The Reverbstorm Appendix

A n   a p p e n d i x   o f   r e f e r e n c e s   i n   t h e   s e r i e s
  Horror spotAs a result of popular—and consistent—request, we decided some time ago to put together a list detailing the considerable amount of cultural references in the Reverbstorm series. Some are relatively well known, especially to anyone familiar with Modernist art and literature, others tend to be more obscure, especially those from the more rarefied worlds of Weird Fiction and Rock'n'Roll. Since it would be unreasonable to expect every reader to share our own eclectic tastes, we can at least throw some light on areas of (unintended) confusion; those who still prefer an element of mystery to their enjoyment are welcome to ignore these lists.

This appendix is only intended as an explanation of specific references in the comics. With some minor exceptions (the comments below concerning the title) no interpretation has been offered. We prefer questions of meaning in this series to remain the domain of the reader.

John Coulthart

Reverbstorm 1

Reverbstorm 2

Reverbstorm 3

Reverbstorm 4

Reverbstorm 5

Reverbstorm 6

Reverbstorm 7

Interpretations of the title:


1—Paul Temple's lyrics: Reverbstorm was originally a song brought to Savoy by music journalist Paul Temple. His article Savwarfare in the Savoy Wars CD booklet details his first encounter with Savoy, on a mission in 1986 to track down PJ Proby. No mere rock hack, with a prose style far better than the music rags deserve, Temple also had another life as founder member of the Wagnerian Soul Fraternity, an unhinged band of ether-jumping Northern Soul demons. Their whizz-fuelled exploits are described in another Temple article, Reverbstorm in The Adventures of Meng & Ecker.

The lyrics of Reverbstorm (printed at the beginning of the series) are a WSF declaration of intent dragged forcibly into Lord Horror's world. David Britton's appropriation of the title and the reworking of the phrase 'jumping the ether' set a pattern for the rest of the series.


2—Rock'n'Roll: The introduction of artificial reverberation to popular music was one of the distinctive innovations of prime Rock'n'Roll (the treatment of the vocals in Heartbreak Hotel, for example). Rock'n'Roll exemplifies artistic exaggeration; raw physical energy (the storm) deliberately distorted and enhanced (the reverb) to achieve maximum intensity.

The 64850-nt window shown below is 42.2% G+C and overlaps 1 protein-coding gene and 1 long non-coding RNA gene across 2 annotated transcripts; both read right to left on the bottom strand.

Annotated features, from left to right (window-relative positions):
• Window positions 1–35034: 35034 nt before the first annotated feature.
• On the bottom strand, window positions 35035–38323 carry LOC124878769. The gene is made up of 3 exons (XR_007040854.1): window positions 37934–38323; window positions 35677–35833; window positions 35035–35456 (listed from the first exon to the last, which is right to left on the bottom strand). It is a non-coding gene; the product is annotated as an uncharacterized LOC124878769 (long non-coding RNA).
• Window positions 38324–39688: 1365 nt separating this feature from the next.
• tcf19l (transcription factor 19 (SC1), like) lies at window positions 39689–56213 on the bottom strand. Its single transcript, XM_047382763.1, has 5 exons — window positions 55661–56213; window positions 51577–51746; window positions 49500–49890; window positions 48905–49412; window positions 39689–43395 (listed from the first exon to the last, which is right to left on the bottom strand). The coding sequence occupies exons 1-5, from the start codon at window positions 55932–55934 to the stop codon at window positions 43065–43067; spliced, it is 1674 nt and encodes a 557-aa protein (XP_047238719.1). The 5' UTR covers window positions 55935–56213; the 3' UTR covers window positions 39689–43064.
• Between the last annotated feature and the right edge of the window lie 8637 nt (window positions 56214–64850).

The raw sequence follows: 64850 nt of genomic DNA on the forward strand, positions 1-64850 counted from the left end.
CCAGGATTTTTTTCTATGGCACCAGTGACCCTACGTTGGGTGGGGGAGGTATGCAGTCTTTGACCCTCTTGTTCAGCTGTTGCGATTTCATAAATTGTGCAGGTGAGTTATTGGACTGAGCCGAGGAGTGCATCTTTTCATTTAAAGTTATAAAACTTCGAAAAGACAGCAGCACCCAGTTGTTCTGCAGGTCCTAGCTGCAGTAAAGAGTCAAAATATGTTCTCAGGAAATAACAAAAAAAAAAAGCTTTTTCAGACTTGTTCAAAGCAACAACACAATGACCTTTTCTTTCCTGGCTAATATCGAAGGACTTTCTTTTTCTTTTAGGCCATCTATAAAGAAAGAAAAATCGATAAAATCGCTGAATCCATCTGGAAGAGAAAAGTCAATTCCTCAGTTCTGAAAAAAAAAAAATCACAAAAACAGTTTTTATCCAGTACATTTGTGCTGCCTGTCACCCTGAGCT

3—The Nightmare of History: Walter Benjamin's famous piece from Illusions (quoted at the beginning of # 5) describes the angel of history being blown backwards into the future by the storm of progress. In this context the reverbstorm is an echo of the historical nightmare which piles wreckage upon wreckage and sweeps holocausts across the globe. This relates to James Joyce's words, also in # 5: 'History is a nightmare from which I am trying to awake.' Ulysses (p.40).


4—Finnegans Wake (1939): James Joyce's final book (portions of which are scattered through the series) is, amongst many things, a dream of history, explored via the theories of Giovanni Battista Vico, an Italian philosopher who saw the evolution of society as being governed by an endlessly repeating cycle of events. In Vico's scheme, thunder is the voice of God which inaugurates each new age of the cycle, causes men to build shelters, which become communities and so lead to the establishment of civilisation. The thunder also inspires the creation of language as men try to imitate its sound.

Here, then, we have a repeating cycle (reverb) announced by thunder (storm).


5—The Waste Land (1922): In T S Eliot's poem, an important narrative feature in #5, the fifth section is entitled 'What The Thunder Said'. This time the thunder comes from the sacred Hindu Upanishads. In a fable, three separate groups (gods, demons and men) approach the creator Parajupti and ask him to speak. Each receive the same response from the Thunder, the divine voice—'DA'—yet each group interprets the statement in a different way. In this aspect, what the Thunder said, the voice of God, the Reverbstorm, is something which each person will interpret differently, a characteristic embodied in the title itself.

It should also be noted here that The Waste Land is one of the most famous written examples of a work carefully constructed of quotes from other works by different writers, a form which the Reverbstorm series uses increasingly as it progresses.

Finally, at the beginning of 'What The Thunder Said', Eliot connects 'reverb' and 'thunder' in the lines:

'Prison and palace and reverberation
Of thunder of spring over distant mountains'.


6—Etymology: A reverberatorium is a furnace which operates by reflecting heat. A reverbstorm then, would presumably be the torrent of smoke issuing from furnace chimneys like those of the Torenbürgen crematoria.

Breaking the word down unearths further interpretations:

Re (about, or concerning) / Verbero (beat) / Verbum (word)

Using 'verbero' could give: 'concerning the storm of beats'.
Beats in this case can be the beats of Rock'n'Roll (the 'Dirty Motherfucker' beat made famous by Bo Diddley), a torrent of blows from a fist or a weapon, or the metaphysical, etheric beats described by William Hope Hodgson in The Night Land.

Using 'verbum' gives: 'concerning the storm of words'. The literary tempest of Finnegans Wake and the thunder of Lord Horror's propaganda, vilification and abuse.

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